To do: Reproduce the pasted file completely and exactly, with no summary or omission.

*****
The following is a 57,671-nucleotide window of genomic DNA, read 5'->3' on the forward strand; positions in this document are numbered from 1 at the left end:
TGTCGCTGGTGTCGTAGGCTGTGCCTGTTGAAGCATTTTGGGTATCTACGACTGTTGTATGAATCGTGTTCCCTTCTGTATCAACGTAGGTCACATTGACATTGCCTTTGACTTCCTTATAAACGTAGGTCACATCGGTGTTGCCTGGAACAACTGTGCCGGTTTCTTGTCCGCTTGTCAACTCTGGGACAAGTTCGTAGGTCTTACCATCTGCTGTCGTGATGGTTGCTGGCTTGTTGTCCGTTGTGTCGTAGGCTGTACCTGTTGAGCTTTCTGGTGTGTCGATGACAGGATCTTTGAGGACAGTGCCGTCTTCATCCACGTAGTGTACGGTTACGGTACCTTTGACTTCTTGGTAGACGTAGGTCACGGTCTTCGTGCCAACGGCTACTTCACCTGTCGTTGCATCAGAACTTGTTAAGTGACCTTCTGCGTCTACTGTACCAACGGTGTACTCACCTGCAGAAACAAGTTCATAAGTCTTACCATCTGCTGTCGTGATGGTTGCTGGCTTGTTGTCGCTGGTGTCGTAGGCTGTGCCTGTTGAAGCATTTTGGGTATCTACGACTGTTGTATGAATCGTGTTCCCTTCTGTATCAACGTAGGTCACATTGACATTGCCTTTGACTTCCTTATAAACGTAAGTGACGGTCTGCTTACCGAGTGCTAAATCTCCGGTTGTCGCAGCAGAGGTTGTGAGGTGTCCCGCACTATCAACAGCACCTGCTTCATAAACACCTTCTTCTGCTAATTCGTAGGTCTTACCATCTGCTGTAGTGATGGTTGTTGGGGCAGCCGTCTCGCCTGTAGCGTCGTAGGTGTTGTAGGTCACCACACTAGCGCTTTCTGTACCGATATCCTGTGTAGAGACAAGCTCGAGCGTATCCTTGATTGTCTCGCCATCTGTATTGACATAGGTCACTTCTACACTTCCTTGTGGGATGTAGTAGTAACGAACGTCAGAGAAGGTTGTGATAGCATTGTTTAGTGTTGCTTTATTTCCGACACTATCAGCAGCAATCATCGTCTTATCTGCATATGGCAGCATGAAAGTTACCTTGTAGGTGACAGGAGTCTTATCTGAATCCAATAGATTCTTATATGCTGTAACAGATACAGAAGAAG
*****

The following is a 57,671-nucleotide window of genomic DNA, read 5'->3' on the forward strand; positions in this document are numbered from 1 at the left end:
TGTCGCTGGTGTCGTAGGCTGTGCCTGTTGAAGCATTTTGGGTATCTACGACTGTTGTATGAATCGTGTTCCCTTCTGTATCAACGTAGGTCACATTGACATTGCCTTTGACTTCCTTATAAACGTAGGTCACATCGGTGTTGCCTGGAACAACTGTGCCGGTTTCTTGTCCGCTTGTCAACTCTGGGACAAGTTCGTAGGTCTTACCATCTGCTGTCGTGATGGTTGCTGGCTTGTTGTCCGTTGTGTCGTAGGCTGTACCTGTTGAGCTTTCTGGTGTGTCGATGACAGGATCTTTGAGGACAGTGCCGTCTTCATCCACGTAGTGTACGGTTACGGTACCTTTGACTTCTTGGTAGACGTAGGTCACGGTCTTCGTGCCAACGGCTACTTCACCTGTCGTTGCATCAGAACTTGTTAAGTGACCTTCTGCGTCTACTGTACCAACGGTGTACTCACCTGCAGAAACAAGTTCATAAGTCTTACCATCTGCTGTCGTGATGGTTGCTGGCTTGTTGTCGCTGGTGTCGTAGGCTGTGCCTGTTGAAGCATTTTGGGTATCTACGACTGTTGTATGAATCGTGTTCCCTTCTGTATCAACGTAGGTCACATTGACATTGCCTTTGACTTCCTTATAAACGTAAGTGACGGTCTGCTTACCGAGTGCTAAATCTCCGGTTGTCGCAGCAGAGGTTGTGAGGTGTCCCGCACTATCAACAGCACCTGCTTCATAAACACCTTCTTCTGCTAATTCGTAGGTCTTACCATCTGCTGTAGTGATGGTTGTTGGGGCAGCCGTCTCGCCTGTAGCGTCGTAGGTGTTGTAGGTCACCACACTAGCGCTTTCTGTACCGATATCCTGTGTAGAGACAAGCTCGAGCGTATCCTTGATTGTCTCGCCATCTGTATTGACATAGGTCACTTCTACACTTCCTTGTGGGATGTAGTAGTAACGAACGTCAGAGAAGGTTGTGATAGCATTGTTTAGTGTTGCTTTATTTCCGACACTATCAGCAGCAATCATCGTCTTATCTGCATATGGCAGCATGAAAGTTACCTTGTAGGTGACAGGAGTCTTATCTGAATCCAATAGATTCTTATATGCTGTAACAGATACAGAAGAAG